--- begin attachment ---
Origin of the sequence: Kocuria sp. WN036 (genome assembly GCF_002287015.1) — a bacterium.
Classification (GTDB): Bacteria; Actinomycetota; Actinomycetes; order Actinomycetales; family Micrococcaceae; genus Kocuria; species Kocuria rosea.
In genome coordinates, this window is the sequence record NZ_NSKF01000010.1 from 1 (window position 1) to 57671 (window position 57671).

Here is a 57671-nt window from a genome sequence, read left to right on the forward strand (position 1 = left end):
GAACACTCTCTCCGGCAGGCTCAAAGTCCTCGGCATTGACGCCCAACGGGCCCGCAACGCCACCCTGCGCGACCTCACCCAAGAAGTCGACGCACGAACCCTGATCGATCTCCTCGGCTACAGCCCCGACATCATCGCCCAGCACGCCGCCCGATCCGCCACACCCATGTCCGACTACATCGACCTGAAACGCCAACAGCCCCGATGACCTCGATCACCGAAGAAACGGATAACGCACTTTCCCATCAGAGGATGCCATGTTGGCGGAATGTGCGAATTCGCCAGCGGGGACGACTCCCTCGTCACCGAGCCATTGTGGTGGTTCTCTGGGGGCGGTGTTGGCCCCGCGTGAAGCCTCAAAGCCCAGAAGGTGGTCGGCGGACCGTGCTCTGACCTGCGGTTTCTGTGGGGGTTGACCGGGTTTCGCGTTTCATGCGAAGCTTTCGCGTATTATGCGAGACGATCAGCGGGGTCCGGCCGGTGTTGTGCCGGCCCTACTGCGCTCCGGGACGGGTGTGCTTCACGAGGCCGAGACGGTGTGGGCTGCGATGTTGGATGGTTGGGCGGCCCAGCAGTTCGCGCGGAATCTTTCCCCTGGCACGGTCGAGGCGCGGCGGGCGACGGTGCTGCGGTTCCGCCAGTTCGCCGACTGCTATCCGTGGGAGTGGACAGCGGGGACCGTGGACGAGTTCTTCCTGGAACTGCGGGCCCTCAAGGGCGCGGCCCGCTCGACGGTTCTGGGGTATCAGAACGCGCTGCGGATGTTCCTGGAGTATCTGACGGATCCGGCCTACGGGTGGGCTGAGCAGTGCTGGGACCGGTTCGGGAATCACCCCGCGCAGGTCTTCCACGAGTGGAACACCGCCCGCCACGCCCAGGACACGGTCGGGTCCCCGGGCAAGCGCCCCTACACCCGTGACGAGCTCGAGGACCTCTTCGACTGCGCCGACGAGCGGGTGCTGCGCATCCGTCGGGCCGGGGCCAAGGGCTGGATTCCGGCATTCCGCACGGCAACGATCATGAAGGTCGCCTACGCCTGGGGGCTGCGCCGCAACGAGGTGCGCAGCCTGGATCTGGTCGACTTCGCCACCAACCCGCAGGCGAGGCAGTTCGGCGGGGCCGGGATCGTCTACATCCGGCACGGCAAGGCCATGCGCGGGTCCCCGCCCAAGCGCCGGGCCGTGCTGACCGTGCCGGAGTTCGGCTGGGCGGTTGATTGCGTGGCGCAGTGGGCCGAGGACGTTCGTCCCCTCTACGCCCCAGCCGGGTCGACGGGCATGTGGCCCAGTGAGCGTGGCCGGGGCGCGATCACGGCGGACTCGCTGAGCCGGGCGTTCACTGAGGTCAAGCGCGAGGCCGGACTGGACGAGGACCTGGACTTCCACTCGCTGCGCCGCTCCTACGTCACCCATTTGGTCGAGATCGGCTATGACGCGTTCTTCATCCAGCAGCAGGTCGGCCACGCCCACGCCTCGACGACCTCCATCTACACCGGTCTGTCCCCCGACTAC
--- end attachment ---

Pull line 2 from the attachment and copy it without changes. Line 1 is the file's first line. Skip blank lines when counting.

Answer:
Classification (GTDB): Bacteria; Actinomycetota; Actinomycetes; order Actinomycetales; family Micrococcaceae; genus Kocuria; species Kocuria rosea.